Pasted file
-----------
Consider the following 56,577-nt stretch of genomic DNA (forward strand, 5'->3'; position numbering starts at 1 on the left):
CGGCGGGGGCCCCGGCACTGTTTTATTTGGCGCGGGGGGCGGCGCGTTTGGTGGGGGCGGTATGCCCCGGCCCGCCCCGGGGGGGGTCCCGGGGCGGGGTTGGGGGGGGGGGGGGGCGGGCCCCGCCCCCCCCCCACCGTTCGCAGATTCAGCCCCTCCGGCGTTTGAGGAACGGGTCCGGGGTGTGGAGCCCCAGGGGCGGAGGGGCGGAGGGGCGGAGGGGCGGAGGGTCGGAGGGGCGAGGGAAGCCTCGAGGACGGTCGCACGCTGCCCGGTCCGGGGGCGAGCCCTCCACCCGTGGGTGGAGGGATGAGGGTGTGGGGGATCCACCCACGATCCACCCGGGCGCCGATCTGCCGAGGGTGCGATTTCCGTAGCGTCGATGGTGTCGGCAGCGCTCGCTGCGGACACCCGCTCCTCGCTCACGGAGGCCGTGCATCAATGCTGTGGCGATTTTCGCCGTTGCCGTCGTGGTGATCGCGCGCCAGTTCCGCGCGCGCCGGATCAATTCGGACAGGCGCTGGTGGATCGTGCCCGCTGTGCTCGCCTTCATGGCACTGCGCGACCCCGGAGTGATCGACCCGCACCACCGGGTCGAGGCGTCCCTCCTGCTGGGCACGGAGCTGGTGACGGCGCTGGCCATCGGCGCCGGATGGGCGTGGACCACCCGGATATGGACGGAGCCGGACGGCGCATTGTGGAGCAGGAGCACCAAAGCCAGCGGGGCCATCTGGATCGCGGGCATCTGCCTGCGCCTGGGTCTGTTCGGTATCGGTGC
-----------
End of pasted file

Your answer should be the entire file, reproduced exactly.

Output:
Consider the following 56,577-nt stretch of genomic DNA (forward strand, 5'->3'; position numbering starts at 1 on the left):
CGGCGGGGGCCCCGGCACTGTTTTATTTGGCGCGGGGGGCGGCGCGTTTGGTGGGGGCGGTATGCCCCGGCCCGCCCCGGGGGGGGTCCCGGGGCGGGGTTGGGGGGGGGGGGGGGCGGGCCCCGCCCCCCCCCCACCGTTCGCAGATTCAGCCCCTCCGGCGTTTGAGGAACGGGTCCGGGGTGTGGAGCCCCAGGGGCGGAGGGGCGGAGGGGCGGAGGGGCGGAGGGTCGGAGGGGCGAGGGAAGCCTCGAGGACGGTCGCACGCTGCCCGGTCCGGGGGCGAGCCCTCCACCCGTGGGTGGAGGGATGAGGGTGTGGGGGATCCACCCACGATCCACCCGGGCGCCGATCTGCCGAGGGTGCGATTTCCGTAGCGTCGATGGTGTCGGCAGCGCTCGCTGCGGACACCCGCTCCTCGCTCACGGAGGCCGTGCATCAATGCTGTGGCGATTTTCGCCGTTGCCGTCGTGGTGATCGCGCGCCAGTTCCGCGCGCGCCGGATCAATTCGGACAGGCGCTGGTGGATCGTGCCCGCTGTGCTCGCCTTCATGGCACTGCGCGACCCCGGAGTGATCGACCCGCACCACCGGGTCGAGGCGTCCCTCCTGCTGGGCACGGAGCTGGTGACGGCGCTGGCCATCGGCGCCGGATGGGCGTGGACCACCCGGATATGGACGGAGCCGGACGGCGCATTGTGGAGCAGGAGCACCAAAGCCAGCGGGGCCATCTGGATCGCGGGCATCTGCCTGCGCCTGGGTCTGTTCGGTATCGGTGC